Divorcing couples could be thousands of pounds better off once a new divorce law - which removes the need to attribute blame for the failure of a marriage to one spouse - gets the go-ahead. A 50 year-old divorce law currently forces couples to find fault with each other but family justice professionals and married couples who've experienced a split argue that it exacerbates conflict, rather than protects the institution of marriage. Now legal experts have told This is Money that scrapping the law will not only reduce tensions but could save couples at least 2,000 and up to around 10,000 as they potentially avoid the need to go to court and battle it out for months, if not years.

Tracey Moloney, head of family law at Co-op Legal Services (pictured), explains that divorce costs could range from 1,000 to 10,000 depending on the family's needs and complexities surrounding the breakup, but points out that it's not just legal fees that will put couples under financial strain. 'If ordinarily one party was not in agreement with the divorce proceeding under current law you have to go to court. 'It's safe to say that by going to court you will encounter a barrister, instructing solicitor and time from work so you will look at thousands rather than hundreds [of pounds] and it will vary from couple to couple.'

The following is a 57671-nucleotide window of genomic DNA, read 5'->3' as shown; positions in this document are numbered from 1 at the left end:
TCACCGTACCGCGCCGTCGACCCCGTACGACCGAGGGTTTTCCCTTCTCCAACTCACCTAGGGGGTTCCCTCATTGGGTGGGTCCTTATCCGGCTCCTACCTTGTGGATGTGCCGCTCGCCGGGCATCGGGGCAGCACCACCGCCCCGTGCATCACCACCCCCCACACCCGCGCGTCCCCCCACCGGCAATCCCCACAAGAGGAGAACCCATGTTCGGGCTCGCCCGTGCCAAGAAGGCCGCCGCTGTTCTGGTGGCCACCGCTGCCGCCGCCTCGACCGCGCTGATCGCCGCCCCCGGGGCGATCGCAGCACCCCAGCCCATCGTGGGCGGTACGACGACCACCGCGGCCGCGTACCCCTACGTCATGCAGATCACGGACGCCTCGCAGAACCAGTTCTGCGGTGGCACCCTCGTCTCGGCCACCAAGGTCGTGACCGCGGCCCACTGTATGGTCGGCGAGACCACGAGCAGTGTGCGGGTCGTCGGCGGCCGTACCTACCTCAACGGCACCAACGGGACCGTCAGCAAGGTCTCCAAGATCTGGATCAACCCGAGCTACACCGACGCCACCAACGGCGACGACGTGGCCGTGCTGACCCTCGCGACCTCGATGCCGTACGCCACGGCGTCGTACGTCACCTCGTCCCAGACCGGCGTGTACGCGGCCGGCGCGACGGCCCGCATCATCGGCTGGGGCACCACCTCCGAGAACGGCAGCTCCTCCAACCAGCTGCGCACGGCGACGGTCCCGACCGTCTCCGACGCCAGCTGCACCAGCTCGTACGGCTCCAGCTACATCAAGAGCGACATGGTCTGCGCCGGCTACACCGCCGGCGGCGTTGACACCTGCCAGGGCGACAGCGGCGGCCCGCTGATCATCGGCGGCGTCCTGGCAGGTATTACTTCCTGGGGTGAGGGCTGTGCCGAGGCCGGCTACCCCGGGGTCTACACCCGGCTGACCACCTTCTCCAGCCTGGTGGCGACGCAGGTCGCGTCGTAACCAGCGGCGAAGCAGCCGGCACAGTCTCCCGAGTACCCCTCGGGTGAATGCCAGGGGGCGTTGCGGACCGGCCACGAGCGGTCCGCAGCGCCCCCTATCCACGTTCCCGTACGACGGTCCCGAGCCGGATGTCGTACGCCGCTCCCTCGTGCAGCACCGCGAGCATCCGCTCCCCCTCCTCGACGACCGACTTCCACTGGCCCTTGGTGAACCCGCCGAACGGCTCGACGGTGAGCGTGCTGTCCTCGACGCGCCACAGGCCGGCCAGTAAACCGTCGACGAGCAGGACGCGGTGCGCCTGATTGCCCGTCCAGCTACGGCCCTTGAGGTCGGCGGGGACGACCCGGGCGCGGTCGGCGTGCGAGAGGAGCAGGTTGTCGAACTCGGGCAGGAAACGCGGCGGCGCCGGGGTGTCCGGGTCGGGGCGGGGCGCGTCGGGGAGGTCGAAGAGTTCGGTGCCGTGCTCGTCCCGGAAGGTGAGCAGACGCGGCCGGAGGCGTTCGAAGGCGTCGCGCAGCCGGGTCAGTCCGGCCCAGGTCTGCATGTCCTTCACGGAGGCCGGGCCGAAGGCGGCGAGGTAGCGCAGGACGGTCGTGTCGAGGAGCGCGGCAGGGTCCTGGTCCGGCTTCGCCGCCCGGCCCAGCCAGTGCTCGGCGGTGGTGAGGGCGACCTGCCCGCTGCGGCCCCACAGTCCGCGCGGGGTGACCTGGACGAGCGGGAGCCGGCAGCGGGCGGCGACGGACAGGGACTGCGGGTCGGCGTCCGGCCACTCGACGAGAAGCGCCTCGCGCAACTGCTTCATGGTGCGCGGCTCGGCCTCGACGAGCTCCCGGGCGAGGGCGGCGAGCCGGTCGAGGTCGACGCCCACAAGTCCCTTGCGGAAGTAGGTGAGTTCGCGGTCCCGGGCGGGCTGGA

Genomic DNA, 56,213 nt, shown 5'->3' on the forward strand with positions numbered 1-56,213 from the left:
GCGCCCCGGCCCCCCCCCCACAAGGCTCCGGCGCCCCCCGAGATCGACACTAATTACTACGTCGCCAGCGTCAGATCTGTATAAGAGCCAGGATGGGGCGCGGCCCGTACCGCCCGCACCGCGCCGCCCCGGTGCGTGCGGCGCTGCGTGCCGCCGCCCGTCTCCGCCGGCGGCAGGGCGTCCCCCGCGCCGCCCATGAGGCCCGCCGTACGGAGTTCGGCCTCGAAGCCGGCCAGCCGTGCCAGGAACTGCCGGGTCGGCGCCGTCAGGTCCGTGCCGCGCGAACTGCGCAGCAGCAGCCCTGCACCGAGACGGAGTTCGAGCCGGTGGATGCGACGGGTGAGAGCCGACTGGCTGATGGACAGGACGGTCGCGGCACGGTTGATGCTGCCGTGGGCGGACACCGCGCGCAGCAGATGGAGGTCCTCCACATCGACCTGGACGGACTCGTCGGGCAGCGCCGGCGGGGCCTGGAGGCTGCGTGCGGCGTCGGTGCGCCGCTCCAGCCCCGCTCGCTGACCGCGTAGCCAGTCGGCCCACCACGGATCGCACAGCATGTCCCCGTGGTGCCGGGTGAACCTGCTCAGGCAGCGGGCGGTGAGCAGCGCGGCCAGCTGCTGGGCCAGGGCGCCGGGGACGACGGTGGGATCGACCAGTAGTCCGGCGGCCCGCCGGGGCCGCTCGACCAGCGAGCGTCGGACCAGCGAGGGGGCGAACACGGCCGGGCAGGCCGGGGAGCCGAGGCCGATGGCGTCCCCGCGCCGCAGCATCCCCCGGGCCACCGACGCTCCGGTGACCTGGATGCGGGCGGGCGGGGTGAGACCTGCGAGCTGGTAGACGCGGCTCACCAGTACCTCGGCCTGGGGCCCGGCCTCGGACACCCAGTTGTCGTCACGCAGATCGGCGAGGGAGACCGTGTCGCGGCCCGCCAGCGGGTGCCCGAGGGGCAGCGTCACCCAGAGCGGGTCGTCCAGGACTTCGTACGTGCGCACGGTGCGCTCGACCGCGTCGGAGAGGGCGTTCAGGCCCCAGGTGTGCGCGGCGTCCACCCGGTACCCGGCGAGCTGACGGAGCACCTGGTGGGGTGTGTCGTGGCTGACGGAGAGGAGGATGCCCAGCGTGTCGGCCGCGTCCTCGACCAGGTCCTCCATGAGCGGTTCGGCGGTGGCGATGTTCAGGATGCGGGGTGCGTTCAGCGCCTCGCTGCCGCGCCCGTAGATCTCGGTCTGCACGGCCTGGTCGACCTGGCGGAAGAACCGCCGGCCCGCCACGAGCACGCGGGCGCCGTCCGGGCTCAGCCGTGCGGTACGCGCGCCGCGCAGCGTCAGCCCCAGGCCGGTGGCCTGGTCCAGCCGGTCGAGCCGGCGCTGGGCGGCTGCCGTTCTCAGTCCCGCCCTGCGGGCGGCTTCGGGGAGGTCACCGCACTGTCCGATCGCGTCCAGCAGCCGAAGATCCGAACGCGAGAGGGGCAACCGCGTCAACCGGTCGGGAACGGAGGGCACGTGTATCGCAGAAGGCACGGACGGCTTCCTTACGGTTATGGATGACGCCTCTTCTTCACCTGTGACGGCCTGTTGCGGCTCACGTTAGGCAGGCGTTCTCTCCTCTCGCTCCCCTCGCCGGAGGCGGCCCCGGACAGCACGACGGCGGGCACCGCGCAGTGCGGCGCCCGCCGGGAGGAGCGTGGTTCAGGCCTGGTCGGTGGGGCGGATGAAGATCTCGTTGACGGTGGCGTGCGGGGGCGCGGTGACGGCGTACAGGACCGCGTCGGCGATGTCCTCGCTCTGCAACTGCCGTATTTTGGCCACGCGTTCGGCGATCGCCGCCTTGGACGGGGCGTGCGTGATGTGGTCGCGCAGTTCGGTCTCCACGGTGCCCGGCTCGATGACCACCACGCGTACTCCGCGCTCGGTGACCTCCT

Daniel Jones, partner and family law specialist, at law firm BLM adds: 'Parties can spend in excess of 2,000 very easily in negotiating the content of a 'blame' divorce petition. 'If a compromise is not agreed then the matter will be listed for a contested hearing at great expense to both parties. 'In addition, on a 'fault petition' the 'offending' party is currently liable to pay the petitioning party's costs.' Last year, 118,000 people petitioned for divorce in England and Wales according to the Ministry of Justice. The new law will come as a relief to couples who have both decided that the marriage has come to an end or who do not wish to apportion blame on each other for the breakdown of the marriage. Jones explains: 'In some cases a party will not agree to a divorce or may not want to apportion blame against their spouse for the breakdown of the marriage.